Student adjusts to role as coach

Thorn Murphy is just like any other Butler University student.

He is a junior finance major from Columbus, Ind., with a 3.9 GPA.

However, his junior year is taking a lot of getting used to.

Murphy was a football player for Butler his first two years and received a lot of playing time at strong safety.

Four concussions later, Murphy can’t do anything but stand on the sidelines and support his teammates in games and in practice.

When the team doctors advised Murphy to stop playing, he had no choice but to listen and take care of his health.

Interestingly enough, all four concussions came during games while playing special teams.

“[That] is common because people are running full speed and hitting one another,” Murphy said. “I got my concussions by leading with my head.

“When you are in high school, you can get away with it because you’re big compared to a lot of people. In college, people are a lot bigger, stronger and faster.”

Murphy came to Butler for the same reason as many: he knew it was a great school.

In addition to the academic atmosphere, he was able to play football and make an immediate impact on the team.

He did just that, appearing in all 11 games his freshman year with 15 tackles, a forced fumble and a blocked kick.

In his sophomore year he missed three of the team’s 11 games due to his concussions, but improved on his tackle total and had an interception with an eight-yard return.

As a solid contributor for the Bulldogs, his loss is tough on the team, but keeping him on staff as a student assistant was important in keeping his motivational locker room presence.

Although his career-halting injuries proved a huge loss for the team, they were an even bigger loss in Murphy’s life.

“It was devastating,” Murphy said. “All of my life I have played football.

“In high school it was what I did besides school, which in high school didn’t really require much, so it being taken away from me was a really hard experience.—[It has been] one of the hardest of my life so far, which to be honest I feel lucky.”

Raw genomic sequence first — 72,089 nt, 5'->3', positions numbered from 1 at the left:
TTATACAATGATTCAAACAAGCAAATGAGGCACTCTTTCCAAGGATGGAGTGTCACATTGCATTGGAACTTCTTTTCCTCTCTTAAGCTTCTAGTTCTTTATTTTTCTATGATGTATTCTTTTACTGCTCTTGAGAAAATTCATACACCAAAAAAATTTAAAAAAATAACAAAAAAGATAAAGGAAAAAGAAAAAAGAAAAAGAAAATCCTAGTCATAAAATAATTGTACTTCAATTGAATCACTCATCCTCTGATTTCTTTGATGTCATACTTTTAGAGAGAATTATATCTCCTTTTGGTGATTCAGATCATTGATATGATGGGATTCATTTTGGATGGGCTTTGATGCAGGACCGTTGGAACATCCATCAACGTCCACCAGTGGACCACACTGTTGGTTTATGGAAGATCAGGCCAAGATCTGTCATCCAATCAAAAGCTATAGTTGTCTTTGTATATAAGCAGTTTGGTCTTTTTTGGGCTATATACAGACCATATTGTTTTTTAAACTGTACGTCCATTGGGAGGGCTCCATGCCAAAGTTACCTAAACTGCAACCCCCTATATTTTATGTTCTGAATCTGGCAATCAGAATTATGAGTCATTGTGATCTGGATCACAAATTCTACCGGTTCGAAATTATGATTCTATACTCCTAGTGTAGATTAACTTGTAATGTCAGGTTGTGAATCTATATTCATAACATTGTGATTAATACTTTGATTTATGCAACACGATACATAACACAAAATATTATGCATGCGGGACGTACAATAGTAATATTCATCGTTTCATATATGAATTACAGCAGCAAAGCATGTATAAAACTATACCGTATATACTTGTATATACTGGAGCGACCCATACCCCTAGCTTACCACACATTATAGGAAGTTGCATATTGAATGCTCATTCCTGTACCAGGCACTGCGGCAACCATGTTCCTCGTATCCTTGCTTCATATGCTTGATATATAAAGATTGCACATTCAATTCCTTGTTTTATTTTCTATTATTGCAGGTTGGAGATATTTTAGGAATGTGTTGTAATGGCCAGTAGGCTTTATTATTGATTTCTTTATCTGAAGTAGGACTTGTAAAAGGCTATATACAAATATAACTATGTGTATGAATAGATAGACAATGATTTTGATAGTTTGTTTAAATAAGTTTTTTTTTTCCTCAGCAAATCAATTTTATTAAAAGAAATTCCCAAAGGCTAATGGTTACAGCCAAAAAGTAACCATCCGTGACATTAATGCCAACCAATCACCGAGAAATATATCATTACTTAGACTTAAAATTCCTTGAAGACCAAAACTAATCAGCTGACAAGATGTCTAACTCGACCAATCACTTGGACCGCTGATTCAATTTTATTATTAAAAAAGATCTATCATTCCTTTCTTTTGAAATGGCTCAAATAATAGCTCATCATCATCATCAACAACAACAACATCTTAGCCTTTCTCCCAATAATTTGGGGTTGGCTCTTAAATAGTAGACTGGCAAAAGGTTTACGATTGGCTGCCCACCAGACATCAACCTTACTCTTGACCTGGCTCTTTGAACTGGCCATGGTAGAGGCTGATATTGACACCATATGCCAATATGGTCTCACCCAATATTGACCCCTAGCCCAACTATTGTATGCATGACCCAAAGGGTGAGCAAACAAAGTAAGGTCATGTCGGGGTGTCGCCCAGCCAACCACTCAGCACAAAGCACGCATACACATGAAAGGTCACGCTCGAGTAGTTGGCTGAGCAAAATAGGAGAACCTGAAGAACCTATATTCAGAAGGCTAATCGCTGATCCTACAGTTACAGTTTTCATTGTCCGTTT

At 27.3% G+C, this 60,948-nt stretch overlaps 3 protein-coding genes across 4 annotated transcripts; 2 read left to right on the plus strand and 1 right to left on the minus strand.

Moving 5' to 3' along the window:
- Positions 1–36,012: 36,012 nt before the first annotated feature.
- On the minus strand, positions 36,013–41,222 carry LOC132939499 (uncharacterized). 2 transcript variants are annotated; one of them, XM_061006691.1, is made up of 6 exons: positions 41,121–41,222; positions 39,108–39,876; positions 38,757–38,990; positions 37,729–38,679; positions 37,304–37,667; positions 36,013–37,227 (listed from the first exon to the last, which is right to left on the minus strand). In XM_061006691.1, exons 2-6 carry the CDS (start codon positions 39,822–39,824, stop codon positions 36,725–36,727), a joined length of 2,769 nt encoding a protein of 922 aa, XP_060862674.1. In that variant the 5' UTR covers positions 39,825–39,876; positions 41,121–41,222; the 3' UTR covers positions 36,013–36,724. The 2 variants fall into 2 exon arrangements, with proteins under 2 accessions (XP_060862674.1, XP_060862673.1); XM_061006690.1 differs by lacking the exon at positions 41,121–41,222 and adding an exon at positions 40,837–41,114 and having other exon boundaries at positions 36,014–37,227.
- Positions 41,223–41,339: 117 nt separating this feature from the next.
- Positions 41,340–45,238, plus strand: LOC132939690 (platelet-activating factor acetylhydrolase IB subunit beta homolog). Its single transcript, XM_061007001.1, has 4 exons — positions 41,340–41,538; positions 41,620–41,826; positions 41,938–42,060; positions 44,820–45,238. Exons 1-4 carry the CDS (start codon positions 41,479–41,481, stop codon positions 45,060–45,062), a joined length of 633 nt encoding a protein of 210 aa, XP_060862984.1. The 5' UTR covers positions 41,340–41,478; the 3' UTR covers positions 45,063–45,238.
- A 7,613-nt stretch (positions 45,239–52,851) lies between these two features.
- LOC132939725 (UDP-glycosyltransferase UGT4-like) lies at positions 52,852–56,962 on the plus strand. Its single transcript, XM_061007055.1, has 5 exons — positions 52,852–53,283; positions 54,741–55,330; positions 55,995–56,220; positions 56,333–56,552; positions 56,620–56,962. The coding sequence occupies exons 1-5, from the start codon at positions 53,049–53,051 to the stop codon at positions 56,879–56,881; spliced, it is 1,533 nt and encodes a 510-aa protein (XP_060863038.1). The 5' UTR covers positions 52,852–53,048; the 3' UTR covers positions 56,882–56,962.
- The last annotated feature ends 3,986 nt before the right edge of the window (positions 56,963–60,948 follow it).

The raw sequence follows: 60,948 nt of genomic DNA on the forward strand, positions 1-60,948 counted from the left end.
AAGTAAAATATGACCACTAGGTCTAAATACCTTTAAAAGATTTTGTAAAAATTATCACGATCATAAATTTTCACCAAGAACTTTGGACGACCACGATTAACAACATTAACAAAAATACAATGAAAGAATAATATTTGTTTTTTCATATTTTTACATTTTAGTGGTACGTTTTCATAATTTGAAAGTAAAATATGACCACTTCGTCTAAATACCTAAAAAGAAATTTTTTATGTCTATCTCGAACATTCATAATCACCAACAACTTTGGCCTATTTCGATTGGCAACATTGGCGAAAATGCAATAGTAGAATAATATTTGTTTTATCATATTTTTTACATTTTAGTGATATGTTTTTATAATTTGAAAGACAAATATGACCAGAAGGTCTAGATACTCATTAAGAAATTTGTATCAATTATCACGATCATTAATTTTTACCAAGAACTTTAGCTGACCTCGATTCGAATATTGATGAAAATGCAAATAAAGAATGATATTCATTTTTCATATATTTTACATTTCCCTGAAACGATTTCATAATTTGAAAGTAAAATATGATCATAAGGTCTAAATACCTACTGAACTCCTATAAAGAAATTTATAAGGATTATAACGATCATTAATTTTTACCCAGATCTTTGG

The transition to college football, and now into coaching, has been made easier since his parents put him on his older brother’s tackle team when he was in kindergarten.

Starting so young makes him a more credible source to stand on the sidelines everyday.

“I help with the flow of practice and coach the scout team players to give the starting team a good look for game day,” Murphy said, as he explained his roles as a student assistant.

Murphy said not playing at all is really hard for him.

“I always think that to get two years of college football and a great amount of playing time during those two years is very good,” he said. “Not many people who play four years can always say they saw the field solidly for two years. “So I feel lucky about it.”

Murphy already has seen the field for two years, but now he is seeing it in a different light.

“To be honest, it is not nearly as fun as playing,” he said. “I mean, it is nowhere close to playing. The main reason I stayed on to help was because the players on the team are my best friends.”

The feeling of being on a competitive team is unlike many other feelings, and Murphy embodies the essence of a teammate in every sense of the word.

“The feeling of winning with your teammates after all we have been through, to know that it was all worth it, is what I miss the most about playing,” Murphy said. ”The friends you gain from football or any other sport, I feel that is where you gain your best friends. You know how they handle adversity and you get a true sense of who that person is, but they always have your back.“

Murphy’s favorite part of his new role on the team is helping the freshmen to adapt to their new surroundings and coaching them into becoming better players.

Murphy’s life has changed a lot in the last year, but he believes that everything happens for a reason.

Maybe not playing football is what is supposed to happen for him, he said.

He holds a strong belief that there are great things to come in his life.

“I felt like when the doctor told me I couldn’t play it was God’s way of telling me to strive for something else.”


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